At the press briefing, Dr. Parekh will introduce a panel of researchers at the forefront of ongoing research on MYH9. The speakers will share their perspectives on the discoveries so far, key areas for further study, and the implications for risk screening and efforts to reduce kidney disease in the African-American population.
Cheryl Winkler, PhD, of NIH will summarize key findings on the link between MYH9 and FSGS, including the methods and concepts that led to the discoveries. New studies by Dr. Winkler, along with Jeffrey Kopp, MD, and other NIH researchers, suggest that MYH9 explains most of the racial difference in FSGS risk (F-FC254). Research by Dr. Kopp and Dr. Winkler will also be presented as part of a free communications session entitled, "Gene Mapping in Common Kidney Diseases" on Friday, November 7, from 4:00 p.m.-6:00 p.m. in Room 104 of the Pennsylvania Convention Center.
Dr. Winkler will also discuss new research on the geographic distribution of the MYH9 risk alleles (TH-PO107). Rates of highest-risk gene variant appear highest in populations from southern Africa; in contrast, the high-risk allele is infrequent in Europeans, and "rare to absent" in Asians. The findings suggest that selection of the high-risk MYH9 risk variants was an ancient event in human evolution (TH-PO109). Dr. Winkler will also present her research findings for poster numbers TH-PO107 and TH-PO109 on Thursday, November 6, from 10:00 a.m.-Noon in Hall A/B of the Pennsylvania Convention Center.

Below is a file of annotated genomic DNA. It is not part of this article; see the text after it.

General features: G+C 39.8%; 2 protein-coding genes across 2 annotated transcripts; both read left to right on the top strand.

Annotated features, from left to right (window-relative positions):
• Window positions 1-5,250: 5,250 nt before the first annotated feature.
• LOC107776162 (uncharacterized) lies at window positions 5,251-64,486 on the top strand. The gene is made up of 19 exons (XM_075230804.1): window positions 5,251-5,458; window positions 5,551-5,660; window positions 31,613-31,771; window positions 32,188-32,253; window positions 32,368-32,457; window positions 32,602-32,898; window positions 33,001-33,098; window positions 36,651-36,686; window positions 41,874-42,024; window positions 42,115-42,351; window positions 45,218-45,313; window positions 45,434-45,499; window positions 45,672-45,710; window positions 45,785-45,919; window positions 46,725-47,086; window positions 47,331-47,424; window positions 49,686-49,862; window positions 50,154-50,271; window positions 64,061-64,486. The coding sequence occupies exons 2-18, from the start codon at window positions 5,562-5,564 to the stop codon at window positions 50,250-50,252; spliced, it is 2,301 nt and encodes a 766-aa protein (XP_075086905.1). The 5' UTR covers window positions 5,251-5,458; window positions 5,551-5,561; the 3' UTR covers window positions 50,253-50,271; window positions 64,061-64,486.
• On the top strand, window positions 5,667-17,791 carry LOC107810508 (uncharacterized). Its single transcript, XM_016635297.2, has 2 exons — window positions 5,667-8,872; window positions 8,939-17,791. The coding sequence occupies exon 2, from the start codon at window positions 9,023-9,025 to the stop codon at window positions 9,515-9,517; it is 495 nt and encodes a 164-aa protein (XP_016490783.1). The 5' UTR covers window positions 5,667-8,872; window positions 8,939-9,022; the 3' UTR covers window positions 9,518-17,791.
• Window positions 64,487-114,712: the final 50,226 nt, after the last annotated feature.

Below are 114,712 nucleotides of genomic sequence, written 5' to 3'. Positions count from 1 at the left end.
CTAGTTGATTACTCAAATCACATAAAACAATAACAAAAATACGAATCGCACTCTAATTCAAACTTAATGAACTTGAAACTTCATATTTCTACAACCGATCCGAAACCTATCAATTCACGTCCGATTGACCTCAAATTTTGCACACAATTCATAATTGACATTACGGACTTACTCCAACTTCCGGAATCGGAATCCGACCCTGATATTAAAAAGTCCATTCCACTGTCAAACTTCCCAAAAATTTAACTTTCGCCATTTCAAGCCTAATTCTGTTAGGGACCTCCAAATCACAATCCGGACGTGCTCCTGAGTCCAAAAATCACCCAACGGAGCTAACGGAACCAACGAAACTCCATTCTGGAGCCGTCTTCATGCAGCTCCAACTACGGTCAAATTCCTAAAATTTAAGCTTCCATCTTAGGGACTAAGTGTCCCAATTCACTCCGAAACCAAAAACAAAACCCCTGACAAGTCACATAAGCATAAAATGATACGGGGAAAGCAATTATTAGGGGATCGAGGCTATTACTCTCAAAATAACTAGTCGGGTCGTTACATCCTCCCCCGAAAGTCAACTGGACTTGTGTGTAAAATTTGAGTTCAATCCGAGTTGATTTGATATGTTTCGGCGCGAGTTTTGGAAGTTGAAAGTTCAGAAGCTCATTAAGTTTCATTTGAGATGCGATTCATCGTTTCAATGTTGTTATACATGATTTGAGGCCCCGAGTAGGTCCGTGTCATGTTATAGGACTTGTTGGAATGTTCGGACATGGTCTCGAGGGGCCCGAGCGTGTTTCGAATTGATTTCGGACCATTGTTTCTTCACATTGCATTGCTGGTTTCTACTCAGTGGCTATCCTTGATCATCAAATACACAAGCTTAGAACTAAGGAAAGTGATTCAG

Linda Kao, PhD, of Johns Hopkins University will focus on the risk of non-diabetes-related ESRD related to MYH9 variants. Dr. Kao and Dr. Parekh were involved in the genome-wide study showing that the risk of nondiabetic ESRD is strongly related to higher African American ancestry on chromosome 22 (F-FC255). People with the MYH9 at-risk variants were at up to double the risk of having nondiabetic ESRD. In contrast, MY
|Contact: Shari Leventhal|
American Society of Nephrology